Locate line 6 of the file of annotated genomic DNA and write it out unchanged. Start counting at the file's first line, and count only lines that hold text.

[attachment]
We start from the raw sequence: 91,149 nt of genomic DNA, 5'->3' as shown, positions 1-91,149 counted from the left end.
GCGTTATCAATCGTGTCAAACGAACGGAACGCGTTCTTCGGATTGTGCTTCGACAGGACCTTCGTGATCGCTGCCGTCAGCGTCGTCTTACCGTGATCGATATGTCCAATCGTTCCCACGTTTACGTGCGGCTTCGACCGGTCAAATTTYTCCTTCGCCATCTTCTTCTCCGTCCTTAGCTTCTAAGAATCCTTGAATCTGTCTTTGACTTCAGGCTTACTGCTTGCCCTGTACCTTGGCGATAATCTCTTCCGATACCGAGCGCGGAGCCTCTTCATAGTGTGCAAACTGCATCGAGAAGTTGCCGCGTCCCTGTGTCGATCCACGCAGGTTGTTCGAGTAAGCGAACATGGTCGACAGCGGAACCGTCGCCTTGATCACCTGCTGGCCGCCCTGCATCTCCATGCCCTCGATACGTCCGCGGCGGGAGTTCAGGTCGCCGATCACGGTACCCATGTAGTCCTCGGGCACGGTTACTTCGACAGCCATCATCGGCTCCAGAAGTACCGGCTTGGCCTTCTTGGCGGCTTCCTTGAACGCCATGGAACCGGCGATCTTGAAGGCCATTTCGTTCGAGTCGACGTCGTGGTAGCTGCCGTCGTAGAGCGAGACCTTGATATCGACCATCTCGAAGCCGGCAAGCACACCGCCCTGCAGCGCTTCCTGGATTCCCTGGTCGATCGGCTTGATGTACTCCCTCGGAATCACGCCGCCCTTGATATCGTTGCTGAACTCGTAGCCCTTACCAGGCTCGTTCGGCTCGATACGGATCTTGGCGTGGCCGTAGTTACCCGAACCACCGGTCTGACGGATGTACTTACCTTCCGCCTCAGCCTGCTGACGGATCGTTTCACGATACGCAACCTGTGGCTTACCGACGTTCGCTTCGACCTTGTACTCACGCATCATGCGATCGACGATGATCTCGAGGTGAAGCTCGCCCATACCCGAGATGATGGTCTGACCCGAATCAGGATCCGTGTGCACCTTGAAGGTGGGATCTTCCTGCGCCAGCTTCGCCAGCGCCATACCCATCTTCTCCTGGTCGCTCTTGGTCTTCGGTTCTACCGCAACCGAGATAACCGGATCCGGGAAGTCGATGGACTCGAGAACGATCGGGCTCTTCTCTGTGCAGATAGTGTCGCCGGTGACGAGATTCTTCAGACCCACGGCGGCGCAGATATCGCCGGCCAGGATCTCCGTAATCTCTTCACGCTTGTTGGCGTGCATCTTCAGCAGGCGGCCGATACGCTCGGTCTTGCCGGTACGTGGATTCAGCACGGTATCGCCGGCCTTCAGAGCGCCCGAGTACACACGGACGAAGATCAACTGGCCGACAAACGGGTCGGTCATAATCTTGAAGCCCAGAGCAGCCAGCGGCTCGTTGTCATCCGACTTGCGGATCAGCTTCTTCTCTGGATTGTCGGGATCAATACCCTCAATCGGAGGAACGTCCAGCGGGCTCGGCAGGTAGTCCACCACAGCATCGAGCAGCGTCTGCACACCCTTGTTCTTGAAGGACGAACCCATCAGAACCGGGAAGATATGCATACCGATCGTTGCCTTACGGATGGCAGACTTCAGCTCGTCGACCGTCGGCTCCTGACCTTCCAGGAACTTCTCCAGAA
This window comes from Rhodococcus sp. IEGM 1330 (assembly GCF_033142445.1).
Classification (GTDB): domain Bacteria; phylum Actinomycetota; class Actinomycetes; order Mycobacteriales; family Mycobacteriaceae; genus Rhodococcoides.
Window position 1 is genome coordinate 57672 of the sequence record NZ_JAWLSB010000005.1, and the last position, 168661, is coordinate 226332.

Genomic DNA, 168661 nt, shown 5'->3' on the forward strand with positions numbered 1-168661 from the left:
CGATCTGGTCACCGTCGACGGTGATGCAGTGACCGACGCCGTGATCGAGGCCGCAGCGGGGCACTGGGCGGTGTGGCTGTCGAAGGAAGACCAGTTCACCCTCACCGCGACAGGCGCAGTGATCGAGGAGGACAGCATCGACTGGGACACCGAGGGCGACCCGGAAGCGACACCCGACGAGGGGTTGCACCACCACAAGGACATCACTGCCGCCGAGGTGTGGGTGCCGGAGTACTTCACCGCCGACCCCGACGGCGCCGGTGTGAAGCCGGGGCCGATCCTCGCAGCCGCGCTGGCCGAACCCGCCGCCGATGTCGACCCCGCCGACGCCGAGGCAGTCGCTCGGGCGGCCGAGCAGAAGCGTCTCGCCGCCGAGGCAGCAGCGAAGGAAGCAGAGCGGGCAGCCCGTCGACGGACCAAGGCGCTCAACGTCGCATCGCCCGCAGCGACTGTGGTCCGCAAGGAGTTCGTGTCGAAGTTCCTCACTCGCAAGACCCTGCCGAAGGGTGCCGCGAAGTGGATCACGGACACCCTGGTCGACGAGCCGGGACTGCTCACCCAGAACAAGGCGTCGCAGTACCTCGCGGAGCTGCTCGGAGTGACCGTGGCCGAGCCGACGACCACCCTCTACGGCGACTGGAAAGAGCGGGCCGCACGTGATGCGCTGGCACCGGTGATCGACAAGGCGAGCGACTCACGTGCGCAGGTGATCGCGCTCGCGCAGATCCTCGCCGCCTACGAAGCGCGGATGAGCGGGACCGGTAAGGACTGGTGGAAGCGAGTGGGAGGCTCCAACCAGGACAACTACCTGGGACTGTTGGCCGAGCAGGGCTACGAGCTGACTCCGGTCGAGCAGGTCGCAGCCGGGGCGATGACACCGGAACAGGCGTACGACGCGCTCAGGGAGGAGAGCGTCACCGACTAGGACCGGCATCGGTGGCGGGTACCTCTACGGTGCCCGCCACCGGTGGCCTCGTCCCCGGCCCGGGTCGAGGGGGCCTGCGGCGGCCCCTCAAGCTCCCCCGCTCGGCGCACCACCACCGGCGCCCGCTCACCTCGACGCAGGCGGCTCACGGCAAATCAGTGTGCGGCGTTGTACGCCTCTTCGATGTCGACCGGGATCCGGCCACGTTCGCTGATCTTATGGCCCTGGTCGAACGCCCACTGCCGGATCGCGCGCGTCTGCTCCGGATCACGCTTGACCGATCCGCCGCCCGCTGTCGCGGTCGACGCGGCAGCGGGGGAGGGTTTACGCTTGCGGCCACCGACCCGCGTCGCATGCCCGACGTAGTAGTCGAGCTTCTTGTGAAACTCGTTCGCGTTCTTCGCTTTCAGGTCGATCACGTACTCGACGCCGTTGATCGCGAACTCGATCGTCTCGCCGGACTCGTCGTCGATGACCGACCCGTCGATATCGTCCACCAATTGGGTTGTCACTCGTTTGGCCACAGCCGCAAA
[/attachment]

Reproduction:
Genomic DNA, 168661 nt, shown 5'->3' on the forward strand with positions numbered 1-168661 from the left: